“Nothing will benefit health and increase the chances for survival of life on earth as the evolution to a vegetarian diet.”

These wise words were spoken by Albert Einstein a few decades ago. Along with Gandhi, Leonardo Da Vinci, Nikola Tesla, and Leo Tolstoy, they are some of the most well-known vegetarians.

I have been a vegetarian for the past 24 years, and the question I get most often is: “If you don’t mind me asking, why did you become a vegetarian?”

According to research, these are the top reasons people become vegetarians:

Health benefits:

  • An Oxford study found that a vegetarian lifestyle will give you an average of a six-year longer life span.
  • This same study found the BMI of vegetarians lower than meat-eaters’ BMI.
  • A meat-free diet’s essential health benefits are that you are not exposed to the antibiotics, hormones, pesticides, bacteria, viruses, and even parasites in meat products. Fish, on the other hand, can contain metals like lead, mercury, and arsenic. These metals, unfortunately, are not removed by freezing or the cooking process.
  • Vegetarians have a 24% lower risk of dying from heart disease, as their diets are naturally lower in cholesterol and animal fat. A low-fat vegetarian diet is the most effective way to stop coronary artery disease.
  • Meat-free eating gives you more energy. As meat is responsible for more fat in the bloodstream, your arteries are not fully open, and your muscles are deprived of oxygen.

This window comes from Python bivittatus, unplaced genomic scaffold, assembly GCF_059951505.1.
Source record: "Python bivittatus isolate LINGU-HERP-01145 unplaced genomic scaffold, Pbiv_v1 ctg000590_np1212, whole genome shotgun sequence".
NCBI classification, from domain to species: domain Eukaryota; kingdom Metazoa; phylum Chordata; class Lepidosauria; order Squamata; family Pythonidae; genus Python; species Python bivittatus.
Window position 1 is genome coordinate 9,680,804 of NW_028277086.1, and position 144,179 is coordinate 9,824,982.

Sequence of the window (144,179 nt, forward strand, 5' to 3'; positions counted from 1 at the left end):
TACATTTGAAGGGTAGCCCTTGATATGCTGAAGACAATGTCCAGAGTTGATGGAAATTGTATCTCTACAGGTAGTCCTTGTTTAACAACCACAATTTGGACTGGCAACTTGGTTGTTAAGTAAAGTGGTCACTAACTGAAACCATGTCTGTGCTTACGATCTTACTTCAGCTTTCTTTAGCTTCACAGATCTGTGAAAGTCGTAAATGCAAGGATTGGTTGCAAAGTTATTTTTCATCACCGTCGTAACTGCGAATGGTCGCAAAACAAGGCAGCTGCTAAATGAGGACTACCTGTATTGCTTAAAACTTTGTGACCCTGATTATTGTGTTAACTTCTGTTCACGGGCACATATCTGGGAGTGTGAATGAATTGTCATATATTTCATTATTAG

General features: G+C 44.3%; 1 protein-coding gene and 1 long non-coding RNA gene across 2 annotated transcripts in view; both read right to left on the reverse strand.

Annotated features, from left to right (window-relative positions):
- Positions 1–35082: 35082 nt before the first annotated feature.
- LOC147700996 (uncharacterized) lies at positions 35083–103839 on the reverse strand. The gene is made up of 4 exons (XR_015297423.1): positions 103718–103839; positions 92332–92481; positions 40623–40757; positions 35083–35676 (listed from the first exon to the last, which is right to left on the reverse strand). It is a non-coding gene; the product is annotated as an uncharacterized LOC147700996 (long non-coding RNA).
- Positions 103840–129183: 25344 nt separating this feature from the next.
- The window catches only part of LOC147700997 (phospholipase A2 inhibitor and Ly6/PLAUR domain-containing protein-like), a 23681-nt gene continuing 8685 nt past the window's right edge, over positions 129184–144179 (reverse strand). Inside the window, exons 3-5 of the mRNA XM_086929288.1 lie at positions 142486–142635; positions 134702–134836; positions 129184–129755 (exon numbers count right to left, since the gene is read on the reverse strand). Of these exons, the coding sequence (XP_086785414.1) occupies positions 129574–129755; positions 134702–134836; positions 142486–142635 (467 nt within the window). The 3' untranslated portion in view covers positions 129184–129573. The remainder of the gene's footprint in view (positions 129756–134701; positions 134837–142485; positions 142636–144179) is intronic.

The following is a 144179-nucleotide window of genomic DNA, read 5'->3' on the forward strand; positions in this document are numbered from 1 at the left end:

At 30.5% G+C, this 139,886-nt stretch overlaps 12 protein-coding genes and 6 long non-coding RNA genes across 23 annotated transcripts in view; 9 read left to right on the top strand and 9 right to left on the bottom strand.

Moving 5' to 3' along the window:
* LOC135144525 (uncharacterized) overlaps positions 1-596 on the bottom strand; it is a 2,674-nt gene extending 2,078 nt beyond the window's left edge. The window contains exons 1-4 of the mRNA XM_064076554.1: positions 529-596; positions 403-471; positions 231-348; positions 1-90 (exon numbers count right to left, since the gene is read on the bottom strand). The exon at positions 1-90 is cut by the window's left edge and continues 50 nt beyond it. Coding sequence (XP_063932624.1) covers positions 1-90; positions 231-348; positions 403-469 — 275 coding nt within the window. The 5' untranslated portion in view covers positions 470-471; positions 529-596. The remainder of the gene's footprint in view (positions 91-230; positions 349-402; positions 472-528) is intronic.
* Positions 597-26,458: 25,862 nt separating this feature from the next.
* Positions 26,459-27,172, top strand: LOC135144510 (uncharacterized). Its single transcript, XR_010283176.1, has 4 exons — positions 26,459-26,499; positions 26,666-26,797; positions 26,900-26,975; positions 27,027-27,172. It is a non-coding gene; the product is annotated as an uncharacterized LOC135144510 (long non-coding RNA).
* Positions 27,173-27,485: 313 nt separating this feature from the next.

• Non-meat eaters also have a lower cancer rate compared to the rest of the population. It is proved that vegetarians have a lower risk of colon cancer than meat-eaters.
  • A meat-free diet makes you half as likely as meat-eaters to get type 2 diabetes.
  • Your chances of developing gall stones and kidney stones are reduced on a vegetarian diet.
  • Vegetarian women generally have milder menopause symptoms, as soy contains natural phytoestrogens, and soy is often part of the vegetarian diet.

Environmental benefits:

  • According to a 2006 report by the United Nations, livestock are responsible for more gasses than all the cars and trucks in the world! If more people turn to meat-free diets, it can help reduce global warming.
  • As 40% of grain produced worldwide is used to feed livestock, following meat-free diets can impact world hunger. Hungry people can instead be provided with all that grain.
  • Vegetarian lifestyles are favorable for the economy. Chronic diseases like diabetes, obesity, heart disease, stroke, and cancer are all diet-related and cost a staggering amount of money to treat.
  • An important reason why some people become vegetarians or vegans is, of course, out of compassion for farm animals.

In my case, the answer to my meat-free diet is simply that I was in the UK during 1995 and 1996 with a working-holiday-visa and it was at the time of Mad Cow disease in England. So, besides the fact that I never liked meat since childhood, I thought it was the ideal time to stop eating it entirely.

You get three types of vegetarians:

  1. Vegan: they follow a strictly plant-based diet and eat no animal products at all.
  2. Lacto-Ovo vegetarians: they eat no meat, but they do eat eggs and dairy.
  3. Partial vegetarians: they eat fish or/and poultry, but no red meat.